Friday, September 12, 2008

Keeping Things in Perspective

The New York Times has an interesting piece in their Business section today on implantable cardiac defibrillators (ICDs), but paints a remarkably pessimistic view of the future market for the devices. While I do not argue with the fact that ICD implants nationally have declined, I think it's relatively important to compare the cost of ICDs relative to other therapies we dispense in medicine relative to their life-saving value to our healthcare system.

Although admittedly assembled by Medtronic (who has a vested interest in promoting ICD therapy and yes, I suppose I do, too), there are data of the costs of ICDs relative to other preventative therapies doctors provide as "prevention." Here's a slide from them that adds perspective:

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Additionally, although the SCD-HeFT trial demonstrated that 15 patients were needed to be treated before a life was saved, other trials demonstrated a significantly better odds at saving a life:

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MUSTT @ 5 years from Kaplan Meier (KM) curve: 55%-24%, NNT=3 N Engl J Med 1999;341:1882-1890
MADIT @ average follow-up of 2.4 yrs, crude mortality rate: 39%-16%, NNT=4 N Engl J Med. 1996;335:1933-1940
MADIT-II @ 3 years from KM curve: 31%-22%, NNT=11 N Engl J Med. 2002;346:877-883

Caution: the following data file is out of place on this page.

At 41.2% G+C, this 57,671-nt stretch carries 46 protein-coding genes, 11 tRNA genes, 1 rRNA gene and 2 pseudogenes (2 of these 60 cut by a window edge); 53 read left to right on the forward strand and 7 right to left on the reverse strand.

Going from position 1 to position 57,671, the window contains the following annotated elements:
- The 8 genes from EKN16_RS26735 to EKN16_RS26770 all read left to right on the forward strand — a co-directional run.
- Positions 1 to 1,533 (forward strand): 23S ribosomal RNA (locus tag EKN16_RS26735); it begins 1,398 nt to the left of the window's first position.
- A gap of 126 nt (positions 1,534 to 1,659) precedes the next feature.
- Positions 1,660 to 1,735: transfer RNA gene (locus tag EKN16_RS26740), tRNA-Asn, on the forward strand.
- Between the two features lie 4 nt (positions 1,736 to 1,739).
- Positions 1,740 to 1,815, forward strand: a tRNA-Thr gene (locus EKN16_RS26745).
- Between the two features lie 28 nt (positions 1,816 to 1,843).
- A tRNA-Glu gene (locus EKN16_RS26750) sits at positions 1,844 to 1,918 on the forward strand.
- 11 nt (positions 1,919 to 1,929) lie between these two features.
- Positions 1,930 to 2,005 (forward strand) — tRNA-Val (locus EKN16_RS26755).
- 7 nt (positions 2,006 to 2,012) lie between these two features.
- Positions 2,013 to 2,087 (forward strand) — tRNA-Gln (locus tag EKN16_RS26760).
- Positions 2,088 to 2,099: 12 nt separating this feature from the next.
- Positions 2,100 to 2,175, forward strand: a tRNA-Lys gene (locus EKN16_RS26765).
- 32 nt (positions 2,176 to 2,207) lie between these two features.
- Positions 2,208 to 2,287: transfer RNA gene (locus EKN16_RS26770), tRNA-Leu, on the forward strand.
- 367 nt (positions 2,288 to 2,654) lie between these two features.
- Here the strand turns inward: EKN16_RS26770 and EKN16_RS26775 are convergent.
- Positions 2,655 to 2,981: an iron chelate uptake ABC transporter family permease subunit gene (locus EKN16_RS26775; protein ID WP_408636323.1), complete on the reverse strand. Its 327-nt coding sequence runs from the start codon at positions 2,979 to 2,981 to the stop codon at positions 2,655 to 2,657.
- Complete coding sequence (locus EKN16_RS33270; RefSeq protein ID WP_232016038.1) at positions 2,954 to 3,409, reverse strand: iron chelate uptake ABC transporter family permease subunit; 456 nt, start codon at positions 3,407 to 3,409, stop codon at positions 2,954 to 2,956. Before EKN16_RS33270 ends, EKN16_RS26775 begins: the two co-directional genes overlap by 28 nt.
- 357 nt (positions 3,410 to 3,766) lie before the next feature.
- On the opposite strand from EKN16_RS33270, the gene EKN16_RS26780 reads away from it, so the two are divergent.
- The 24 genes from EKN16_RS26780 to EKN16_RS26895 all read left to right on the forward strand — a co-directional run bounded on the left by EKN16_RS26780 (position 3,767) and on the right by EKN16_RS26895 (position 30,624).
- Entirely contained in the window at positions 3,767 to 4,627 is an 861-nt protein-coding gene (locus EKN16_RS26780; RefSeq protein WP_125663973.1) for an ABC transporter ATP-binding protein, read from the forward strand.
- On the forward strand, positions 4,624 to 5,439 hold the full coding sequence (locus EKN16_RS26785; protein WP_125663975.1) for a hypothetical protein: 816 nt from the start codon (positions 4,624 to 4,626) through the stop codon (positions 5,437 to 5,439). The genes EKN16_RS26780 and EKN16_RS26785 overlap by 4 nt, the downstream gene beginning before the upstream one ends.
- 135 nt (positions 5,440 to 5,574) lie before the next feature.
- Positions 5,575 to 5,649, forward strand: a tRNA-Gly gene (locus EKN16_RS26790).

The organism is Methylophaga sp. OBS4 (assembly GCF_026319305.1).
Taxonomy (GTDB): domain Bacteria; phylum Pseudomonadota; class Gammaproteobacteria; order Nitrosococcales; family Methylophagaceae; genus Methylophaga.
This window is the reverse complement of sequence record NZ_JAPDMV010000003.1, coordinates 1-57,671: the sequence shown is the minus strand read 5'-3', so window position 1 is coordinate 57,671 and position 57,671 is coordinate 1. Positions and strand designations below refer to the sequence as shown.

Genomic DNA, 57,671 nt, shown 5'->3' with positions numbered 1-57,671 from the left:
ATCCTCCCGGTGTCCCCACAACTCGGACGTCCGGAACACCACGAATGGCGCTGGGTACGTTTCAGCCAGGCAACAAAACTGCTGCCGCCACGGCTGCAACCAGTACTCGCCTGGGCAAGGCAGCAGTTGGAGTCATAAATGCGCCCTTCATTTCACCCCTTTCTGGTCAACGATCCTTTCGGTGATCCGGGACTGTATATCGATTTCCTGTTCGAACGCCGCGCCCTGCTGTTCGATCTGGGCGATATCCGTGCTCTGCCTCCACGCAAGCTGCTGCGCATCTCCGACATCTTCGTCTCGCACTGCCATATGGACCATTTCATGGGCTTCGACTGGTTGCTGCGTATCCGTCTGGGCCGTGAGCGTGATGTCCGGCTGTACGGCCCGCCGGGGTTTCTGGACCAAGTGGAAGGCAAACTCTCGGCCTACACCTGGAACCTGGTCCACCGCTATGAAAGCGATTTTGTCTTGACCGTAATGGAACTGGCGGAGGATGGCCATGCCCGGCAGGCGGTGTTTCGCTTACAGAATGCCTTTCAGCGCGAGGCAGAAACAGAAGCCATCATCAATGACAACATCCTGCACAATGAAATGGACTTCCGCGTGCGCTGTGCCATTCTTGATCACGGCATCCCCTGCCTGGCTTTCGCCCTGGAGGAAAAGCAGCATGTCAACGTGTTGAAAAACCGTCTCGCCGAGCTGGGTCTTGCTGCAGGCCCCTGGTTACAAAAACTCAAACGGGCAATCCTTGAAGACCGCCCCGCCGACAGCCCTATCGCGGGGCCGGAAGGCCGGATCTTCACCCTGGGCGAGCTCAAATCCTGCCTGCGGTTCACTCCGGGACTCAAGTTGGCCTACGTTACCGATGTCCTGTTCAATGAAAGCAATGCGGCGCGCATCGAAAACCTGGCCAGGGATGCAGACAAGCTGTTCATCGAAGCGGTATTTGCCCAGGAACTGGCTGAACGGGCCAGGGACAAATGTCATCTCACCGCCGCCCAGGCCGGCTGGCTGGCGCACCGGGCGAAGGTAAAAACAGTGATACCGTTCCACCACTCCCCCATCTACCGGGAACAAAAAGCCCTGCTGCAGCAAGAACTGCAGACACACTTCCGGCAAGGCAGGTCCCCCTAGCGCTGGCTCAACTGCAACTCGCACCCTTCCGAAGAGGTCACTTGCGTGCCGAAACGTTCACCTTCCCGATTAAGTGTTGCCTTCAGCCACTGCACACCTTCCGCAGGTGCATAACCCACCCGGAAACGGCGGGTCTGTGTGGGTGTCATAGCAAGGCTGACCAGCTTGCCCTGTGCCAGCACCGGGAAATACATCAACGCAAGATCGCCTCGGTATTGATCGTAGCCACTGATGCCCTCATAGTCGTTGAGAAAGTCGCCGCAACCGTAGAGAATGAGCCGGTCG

AVID @ 3 years from the KM curve: 36%-25%, NNT=9 N Engl J Med. 1997;337:1576-1583
SAVE (captopril, an ACE inhibitor) crude rate with average follow-up of 42 months: 25%-20%, NNT=20 N Engl J Med, 1992; 327:669-677.
Merit-HF (metoprolol, a BB in HF patients) @ 1 year from KM curve: 11%-7.2%, NNT 26 LANCET 1999; 353:2001-07.
4S (simvastatin) @ 6 years from KM curve: 12.3%-8.7%, NNT=28 LANCET 1994; 344: 1383-1389.
Amiodarone Meta-analysis of 15 trial @ average follow-up of 2 years: 19.2%-16.5%, NNT=37 Circulation, 1997; 96: 2823-2829.


Finally, in terms of cost of other preventative therapies that our society has deemed useful to save a life, I always appreciated this view:

Click image to enlarge
Just trying to keep it in perspective.

-Wes

2 comments:

kyaw said...

It seems to me that if NNT is assumed to be 10, then cost per life saved is 500,000 (the procedure is said to cost 50,000.But how do you calculate cost per life year saved? Or Am I completely wrong?

Anonymous said...

But most pts with ICDs will have the ICD, be on a statin, an ARB or ACE-I, possibly a CCB and a PPI.
While we call it prevention for SCD, these pts already have serious health issues and use up a lot of resources before we even give then ICDs.

CardioNP